The United Kingdom has struck its first free trade agreement as an independent state, signing a deal with Japan after more than 40 years of being locked in the European Union’s trade regime.
International Trade Secretary made the announcement that she had agreed on the deal in principle with Japan’s foreign minister, Toshimitsu Motegi, on Friday morning.
The agreement goes “beyond the EU-Japan trade deal”, which was used as a template to fast track the bilateral trade deal between the two island nations, and will be worth an estimated £15.2 billion to the economy.
The UK-Japan Comprehensive Economic Partnership Agreement means that tariffs will be lifted on 99 per cent of exports to the far-east country.
It will create British jobs and increase economic growth, according to the Department for International Trade, and will give British companies a “competitive edge” in selling goods to Japan. In the long-term, it will add £800 million to British workers’ wages.
The deal will open up access for British financial services, support for British car and rail manufacturing, and tariff reductions on farming exports like British beef and pork.
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The UK-Japan trade deal is also an important step towards the Comprehensive and Progressive Agreement for Trans-Pacific Partnership (CPTPP), which spans from Australia to Chile and is the gateway for British businesses to the Asia-Pacific region.
The Nikkei reported on Thursday that the UK had commenced talks with the 11 members of the bloc about joining the partnership. CPTPP accounts for 13 per cent of global GDP, making it the world’s third-largest free-trading bloc.
Speaking to Breitbart London after the announcement, Ben Harris-Quinney, the chairman of the UK’s oldest conservative think tank, the Bow Group, said: “The deal that has been announced puts paid to the naysayers that Britain would struggle to do deals with the world’s major economies, as they were all too wedded to trading with the EU and wouldn’t take Britain seriously.
“It also puts paid to the notion that we wouldn’t be able to get a better deal than the one we had with Japan under the EU umbrella. It underlines the point Brexiteers have always made: outside the EU the possibilities for deals with other countries are almost endless and immensely exciting.”
Mr Harris-Quinney told this publication that he had met with the Japanese ambassador to the UK “several times over the last four years” to discuss a trade deal, remarking that “their hopes are for a long and enduring partnership that goes beyond even the very comprehensive deal that has been announced today. Without the shackles of the EU, I believe that Britain’s relationship with Japan will over the years become apparent as one of the most important of all.”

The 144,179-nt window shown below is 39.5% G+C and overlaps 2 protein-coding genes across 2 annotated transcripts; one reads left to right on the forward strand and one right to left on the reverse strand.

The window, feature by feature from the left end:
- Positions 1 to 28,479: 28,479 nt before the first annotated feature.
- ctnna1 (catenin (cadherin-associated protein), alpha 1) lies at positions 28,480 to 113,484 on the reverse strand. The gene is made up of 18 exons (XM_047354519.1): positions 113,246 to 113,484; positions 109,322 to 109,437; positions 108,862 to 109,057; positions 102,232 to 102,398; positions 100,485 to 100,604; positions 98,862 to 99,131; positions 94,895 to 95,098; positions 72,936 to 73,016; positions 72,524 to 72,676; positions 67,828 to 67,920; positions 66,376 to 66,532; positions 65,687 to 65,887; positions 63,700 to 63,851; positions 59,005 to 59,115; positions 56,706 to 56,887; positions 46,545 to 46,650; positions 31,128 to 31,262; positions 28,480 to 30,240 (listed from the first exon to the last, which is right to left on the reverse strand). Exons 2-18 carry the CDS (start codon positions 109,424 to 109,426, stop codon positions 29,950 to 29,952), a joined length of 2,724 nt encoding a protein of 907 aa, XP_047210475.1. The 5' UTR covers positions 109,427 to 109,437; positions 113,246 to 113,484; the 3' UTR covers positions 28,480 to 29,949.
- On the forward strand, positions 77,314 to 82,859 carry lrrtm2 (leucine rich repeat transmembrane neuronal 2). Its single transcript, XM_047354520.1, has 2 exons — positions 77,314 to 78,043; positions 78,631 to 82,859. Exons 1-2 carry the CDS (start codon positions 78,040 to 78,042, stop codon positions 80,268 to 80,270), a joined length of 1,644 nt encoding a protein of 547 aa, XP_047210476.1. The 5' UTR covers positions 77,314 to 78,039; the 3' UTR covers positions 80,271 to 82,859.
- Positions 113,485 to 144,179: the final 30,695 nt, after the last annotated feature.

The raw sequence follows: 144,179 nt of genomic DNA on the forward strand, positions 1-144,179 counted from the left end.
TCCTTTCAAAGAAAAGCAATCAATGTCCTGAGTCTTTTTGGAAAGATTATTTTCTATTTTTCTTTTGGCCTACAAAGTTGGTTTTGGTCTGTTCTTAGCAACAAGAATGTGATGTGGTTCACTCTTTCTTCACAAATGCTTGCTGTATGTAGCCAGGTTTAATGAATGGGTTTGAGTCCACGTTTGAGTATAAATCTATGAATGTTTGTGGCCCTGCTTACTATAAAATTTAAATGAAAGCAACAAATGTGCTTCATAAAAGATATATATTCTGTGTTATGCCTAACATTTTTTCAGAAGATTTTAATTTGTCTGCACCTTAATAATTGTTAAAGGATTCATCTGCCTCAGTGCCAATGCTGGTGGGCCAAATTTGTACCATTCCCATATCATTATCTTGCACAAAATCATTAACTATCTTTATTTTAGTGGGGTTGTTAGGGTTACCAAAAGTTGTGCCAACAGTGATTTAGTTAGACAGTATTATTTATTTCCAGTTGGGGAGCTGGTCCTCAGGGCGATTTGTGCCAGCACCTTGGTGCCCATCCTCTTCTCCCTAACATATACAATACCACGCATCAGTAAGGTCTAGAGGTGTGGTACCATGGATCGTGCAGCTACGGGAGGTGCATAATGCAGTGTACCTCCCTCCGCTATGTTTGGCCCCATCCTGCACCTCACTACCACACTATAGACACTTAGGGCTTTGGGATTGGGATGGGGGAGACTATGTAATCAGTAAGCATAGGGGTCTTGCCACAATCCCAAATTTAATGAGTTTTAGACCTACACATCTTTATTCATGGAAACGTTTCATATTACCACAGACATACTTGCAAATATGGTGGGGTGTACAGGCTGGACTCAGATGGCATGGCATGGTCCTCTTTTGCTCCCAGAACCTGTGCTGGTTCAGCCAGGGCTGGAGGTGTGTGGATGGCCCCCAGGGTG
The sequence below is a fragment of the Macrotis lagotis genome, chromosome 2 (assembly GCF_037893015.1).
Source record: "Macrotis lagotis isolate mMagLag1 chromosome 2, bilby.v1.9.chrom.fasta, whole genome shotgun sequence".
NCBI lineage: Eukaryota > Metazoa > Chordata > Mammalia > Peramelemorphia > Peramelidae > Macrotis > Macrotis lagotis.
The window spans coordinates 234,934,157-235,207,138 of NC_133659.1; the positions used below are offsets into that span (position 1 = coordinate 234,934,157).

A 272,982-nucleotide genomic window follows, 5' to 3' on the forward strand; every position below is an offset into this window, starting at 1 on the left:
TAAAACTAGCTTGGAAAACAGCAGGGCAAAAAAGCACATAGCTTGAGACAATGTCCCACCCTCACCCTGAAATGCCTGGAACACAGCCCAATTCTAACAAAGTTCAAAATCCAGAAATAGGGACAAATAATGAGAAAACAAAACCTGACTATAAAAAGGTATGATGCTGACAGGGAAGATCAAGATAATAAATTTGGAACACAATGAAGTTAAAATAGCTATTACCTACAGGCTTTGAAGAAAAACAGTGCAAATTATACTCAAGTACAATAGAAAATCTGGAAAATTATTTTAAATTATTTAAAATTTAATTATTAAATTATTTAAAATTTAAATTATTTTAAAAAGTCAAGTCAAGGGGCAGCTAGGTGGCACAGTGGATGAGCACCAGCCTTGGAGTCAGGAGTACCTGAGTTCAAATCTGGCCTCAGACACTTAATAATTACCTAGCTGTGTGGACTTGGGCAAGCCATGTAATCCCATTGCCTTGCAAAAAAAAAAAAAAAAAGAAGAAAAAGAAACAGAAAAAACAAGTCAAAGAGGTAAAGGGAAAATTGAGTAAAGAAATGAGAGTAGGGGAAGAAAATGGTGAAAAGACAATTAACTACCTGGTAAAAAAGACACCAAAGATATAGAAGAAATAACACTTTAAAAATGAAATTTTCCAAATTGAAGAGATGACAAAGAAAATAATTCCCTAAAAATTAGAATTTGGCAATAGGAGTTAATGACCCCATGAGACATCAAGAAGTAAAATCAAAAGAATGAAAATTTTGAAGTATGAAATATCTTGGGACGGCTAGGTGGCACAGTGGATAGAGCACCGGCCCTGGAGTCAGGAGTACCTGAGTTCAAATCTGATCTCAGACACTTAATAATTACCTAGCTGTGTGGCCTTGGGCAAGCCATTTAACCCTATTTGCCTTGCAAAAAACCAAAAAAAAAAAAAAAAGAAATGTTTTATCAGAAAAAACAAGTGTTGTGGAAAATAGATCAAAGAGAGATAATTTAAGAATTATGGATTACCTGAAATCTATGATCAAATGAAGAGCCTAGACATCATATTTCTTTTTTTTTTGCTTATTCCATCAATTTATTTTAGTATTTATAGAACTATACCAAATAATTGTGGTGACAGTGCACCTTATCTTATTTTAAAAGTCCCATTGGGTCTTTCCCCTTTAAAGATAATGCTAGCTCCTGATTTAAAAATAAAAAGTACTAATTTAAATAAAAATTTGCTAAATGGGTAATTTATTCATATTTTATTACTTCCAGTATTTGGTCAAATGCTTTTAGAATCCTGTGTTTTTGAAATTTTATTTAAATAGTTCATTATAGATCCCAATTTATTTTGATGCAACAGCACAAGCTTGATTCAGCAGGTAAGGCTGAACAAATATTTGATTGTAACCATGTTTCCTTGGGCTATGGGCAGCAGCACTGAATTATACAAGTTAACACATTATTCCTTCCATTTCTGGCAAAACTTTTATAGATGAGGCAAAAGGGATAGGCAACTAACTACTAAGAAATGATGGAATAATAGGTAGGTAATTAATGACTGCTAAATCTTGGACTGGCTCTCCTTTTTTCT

“Japan’s economy is substantially larger than Britain’s, ranking third in the world behind only the U.S. and China. They are also a world leader in technology and the digital economy and the third industrial revolution we are in the midst of has a lot to do with Japanese innovation.
“Many people in the UK and Japan will make their fortunes out of this deal alone,” Mr Harris-Quinney said.
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The chairman of the Bow Group added that it was important to develop the relationship with Japan not just for economic reasons, but to enhance global security.
Referencing Japan’s proximity to China, Mr Harris-Quinney remarked that “Japan was the first nation to raise concerns about an expansionist and hegemonic China. They want a more comprehensive defence agreement with the West as they see their defence interests converging with ours should China become a more belligerent power militarily.
“It may well be that the UK has a choice to make in the near future between Japan and China, as it will be difficult to have a deep and enduring relationship with both nations.”
“Japan has proven to be a country Britain can trust, and we must endeavour to reward that trust by committing to and celebrating our new special relationship,” he concluded.
The news of the deal comes as Prime Minister Boris Johnson draws a red line in trade talks with the European Union, which insists that the UK continues to surrender aspects of sovereignty in exchange for a deal.
Mr Johnson said this week that if a deal is not agreed on by October 15th, he will prepare to take the UK out of the bloc’s institutions on December 31st and deal with the EU-27 on World Trade Organization (WTO) terms.